Modeling Residual Gas Saturation to Aquifer Influx
Mark H. Holtz
Bureau of Economic Geology

With the U.S. moving to greater use of natural gas, the recovery efficiency of natural gas reservoirs is increasingly important. One of the major sources of lower recovery is residual gas. Residual gas saturation controls the volume of gas trapped in that portion of the reservoir that has experienced water encroachment. As water moves into a rock volume filled with gas, the water displacement of the gas is incomplete. The water fills pores and pore throats, causing capillary pressure and relative permeability effects to stop the flow of gas and allow only water to pass through the rock volume. This stoppage results in gas being trapped behind the encroaching waterfront as residual gas. The volume and location of the residual gas are controlled by the distribution of the petrophysical properties.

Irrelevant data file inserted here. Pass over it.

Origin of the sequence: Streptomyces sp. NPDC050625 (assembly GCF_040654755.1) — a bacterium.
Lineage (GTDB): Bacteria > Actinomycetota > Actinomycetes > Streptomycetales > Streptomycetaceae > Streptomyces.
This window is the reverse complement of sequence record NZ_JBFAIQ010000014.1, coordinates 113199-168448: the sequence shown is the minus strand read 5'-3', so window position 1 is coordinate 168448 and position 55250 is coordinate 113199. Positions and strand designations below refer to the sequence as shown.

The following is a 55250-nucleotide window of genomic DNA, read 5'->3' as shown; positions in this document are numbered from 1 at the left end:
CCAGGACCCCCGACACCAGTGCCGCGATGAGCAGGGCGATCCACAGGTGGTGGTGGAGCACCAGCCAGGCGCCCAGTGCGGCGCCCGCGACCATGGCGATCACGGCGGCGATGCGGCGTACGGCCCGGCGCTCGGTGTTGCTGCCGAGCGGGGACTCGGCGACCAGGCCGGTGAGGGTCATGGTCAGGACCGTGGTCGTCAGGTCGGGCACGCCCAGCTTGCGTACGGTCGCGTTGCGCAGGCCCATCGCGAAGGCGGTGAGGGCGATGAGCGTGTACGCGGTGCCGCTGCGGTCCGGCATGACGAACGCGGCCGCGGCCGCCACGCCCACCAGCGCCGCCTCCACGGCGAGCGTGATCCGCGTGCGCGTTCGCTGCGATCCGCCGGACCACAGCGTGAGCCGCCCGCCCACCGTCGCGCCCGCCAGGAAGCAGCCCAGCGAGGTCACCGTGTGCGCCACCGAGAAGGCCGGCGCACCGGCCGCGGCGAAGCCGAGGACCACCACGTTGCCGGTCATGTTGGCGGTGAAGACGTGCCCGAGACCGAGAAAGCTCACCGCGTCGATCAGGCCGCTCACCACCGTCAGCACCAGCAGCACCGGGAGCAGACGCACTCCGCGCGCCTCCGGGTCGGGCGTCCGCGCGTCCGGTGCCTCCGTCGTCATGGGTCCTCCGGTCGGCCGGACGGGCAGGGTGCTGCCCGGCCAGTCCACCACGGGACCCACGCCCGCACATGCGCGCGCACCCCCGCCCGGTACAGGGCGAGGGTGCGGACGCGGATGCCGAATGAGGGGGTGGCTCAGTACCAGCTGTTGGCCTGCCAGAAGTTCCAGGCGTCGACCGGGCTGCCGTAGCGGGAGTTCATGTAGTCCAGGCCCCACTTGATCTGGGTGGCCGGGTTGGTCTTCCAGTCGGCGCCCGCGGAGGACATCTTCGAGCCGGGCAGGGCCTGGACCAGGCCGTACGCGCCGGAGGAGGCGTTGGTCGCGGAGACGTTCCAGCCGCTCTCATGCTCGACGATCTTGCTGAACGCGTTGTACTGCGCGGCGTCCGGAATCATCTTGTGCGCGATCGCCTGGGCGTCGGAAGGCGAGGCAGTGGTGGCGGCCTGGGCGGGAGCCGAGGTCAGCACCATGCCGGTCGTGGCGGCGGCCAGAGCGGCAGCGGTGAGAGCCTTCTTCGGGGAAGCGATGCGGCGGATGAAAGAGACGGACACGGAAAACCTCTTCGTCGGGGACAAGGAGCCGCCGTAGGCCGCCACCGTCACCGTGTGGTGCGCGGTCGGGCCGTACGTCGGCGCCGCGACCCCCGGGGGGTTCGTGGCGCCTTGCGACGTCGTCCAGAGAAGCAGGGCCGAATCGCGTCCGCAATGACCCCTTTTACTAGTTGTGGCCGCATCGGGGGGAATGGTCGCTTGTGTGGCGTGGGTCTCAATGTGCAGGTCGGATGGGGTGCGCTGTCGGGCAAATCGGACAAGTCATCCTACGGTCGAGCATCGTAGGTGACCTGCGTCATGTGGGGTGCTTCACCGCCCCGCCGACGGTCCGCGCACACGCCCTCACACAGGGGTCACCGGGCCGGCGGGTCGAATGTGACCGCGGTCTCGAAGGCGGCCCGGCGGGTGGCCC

A method based on interrelationships between petrophysical properties creates a model for calculating maximum residual gas saturation (Sgrm). The model is developed as a function of porosity, permeability, capillary pressure, and initial water saturation. The input to the model and its results compare favorably with actual field data where aquifer encroachment is verified from well production history. The defined characteristics of residual gas saturation aid in defining wells that have drilled through aquifer-swept zones and in material balance calculations when building 3-D geocelluar models.